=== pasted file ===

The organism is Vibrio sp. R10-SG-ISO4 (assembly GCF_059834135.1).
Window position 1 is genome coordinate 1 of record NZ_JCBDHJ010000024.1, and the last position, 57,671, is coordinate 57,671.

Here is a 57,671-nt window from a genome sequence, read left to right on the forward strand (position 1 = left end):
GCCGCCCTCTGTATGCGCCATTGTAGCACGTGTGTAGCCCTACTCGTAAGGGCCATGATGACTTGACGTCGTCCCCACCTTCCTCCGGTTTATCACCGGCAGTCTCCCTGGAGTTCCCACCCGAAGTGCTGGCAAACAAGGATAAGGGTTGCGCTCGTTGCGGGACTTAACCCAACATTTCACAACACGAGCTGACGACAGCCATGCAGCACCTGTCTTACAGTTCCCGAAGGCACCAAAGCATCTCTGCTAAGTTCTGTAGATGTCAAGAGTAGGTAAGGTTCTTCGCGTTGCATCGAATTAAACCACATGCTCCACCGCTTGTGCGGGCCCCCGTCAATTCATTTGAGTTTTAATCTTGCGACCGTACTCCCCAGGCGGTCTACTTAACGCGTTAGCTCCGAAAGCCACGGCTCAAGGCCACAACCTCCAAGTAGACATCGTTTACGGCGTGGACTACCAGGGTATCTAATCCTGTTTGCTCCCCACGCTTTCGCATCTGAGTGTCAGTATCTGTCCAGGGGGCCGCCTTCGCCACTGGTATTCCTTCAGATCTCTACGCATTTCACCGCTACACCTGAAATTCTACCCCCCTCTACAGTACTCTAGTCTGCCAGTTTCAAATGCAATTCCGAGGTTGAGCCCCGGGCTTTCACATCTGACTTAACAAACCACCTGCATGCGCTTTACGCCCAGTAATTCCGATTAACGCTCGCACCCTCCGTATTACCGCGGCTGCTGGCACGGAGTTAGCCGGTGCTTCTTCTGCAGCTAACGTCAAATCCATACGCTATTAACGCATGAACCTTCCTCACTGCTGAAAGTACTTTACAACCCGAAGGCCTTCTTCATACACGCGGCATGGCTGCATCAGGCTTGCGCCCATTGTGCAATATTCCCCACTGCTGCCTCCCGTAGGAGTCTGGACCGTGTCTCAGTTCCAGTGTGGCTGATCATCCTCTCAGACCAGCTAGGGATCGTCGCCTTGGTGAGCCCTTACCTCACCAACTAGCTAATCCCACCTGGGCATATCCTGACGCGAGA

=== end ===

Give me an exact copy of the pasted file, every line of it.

The organism is Vibrio sp. R10-SG-ISO4 (assembly GCF_059834135.1).
Window position 1 is genome coordinate 1 of record NZ_JCBDHJ010000024.1, and the last position, 57,671, is coordinate 57,671.

Here is a 57,671-nt window from a genome sequence, read left to right on the forward strand (position 1 = left end):
GCCGCCCTCTGTATGCGCCATTGTAGCACGTGTGTAGCCCTACTCGTAAGGGCCATGATGACTTGACGTCGTCCCCACCTTCCTCCGGTTTATCACCGGCAGTCTCCCTGGAGTTCCCACCCGAAGTGCTGGCAAACAAGGATAAGGGTTGCGCTCGTTGCGGGACTTAACCCAACATTTCACAACACGAGCTGACGACAGCCATGCAGCACCTGTCTTACAGTTCCCGAAGGCACCAAAGCATCTCTGCTAAGTTCTGTAGATGTCAAGAGTAGGTAAGGTTCTTCGCGTTGCATCGAATTAAACCACATGCTCCACCGCTTGTGCGGGCCCCCGTCAATTCATTTGAGTTTTAATCTTGCGACCGTACTCCCCAGGCGGTCTACTTAACGCGTTAGCTCCGAAAGCCACGGCTCAAGGCCACAACCTCCAAGTAGACATCGTTTACGGCGTGGACTACCAGGGTATCTAATCCTGTTTGCTCCCCACGCTTTCGCATCTGAGTGTCAGTATCTGTCCAGGGGGCCGCCTTCGCCACTGGTATTCCTTCAGATCTCTACGCATTTCACCGCTACACCTGAAATTCTACCCCCCTCTACAGTACTCTAGTCTGCCAGTTTCAAATGCAATTCCGAGGTTGAGCCCCGGGCTTTCACATCTGACTTAACAAACCACCTGCATGCGCTTTACGCCCAGTAATTCCGATTAACGCTCGCACCCTCCGTATTACCGCGGCTGCTGGCACGGAGTTAGCCGGTGCTTCTTCTGCAGCTAACGTCAAATCCATACGCTATTAACGCATGAACCTTCCTCACTGCTGAAAGTACTTTACAACCCGAAGGCCTTCTTCATACACGCGGCATGGCTGCATCAGGCTTGCGCCCATTGTGCAATATTCCCCACTGCTGCCTCCCGTAGGAGTCTGGACCGTGTCTCAGTTCCAGTGTGGCTGATCATCCTCTCAGACCAGCTAGGGATCGTCGCCTTGGTGAGCCCTTACCTCACCAACTAGCTAATCCCACCTGGGCATATCCTGACGCGAGA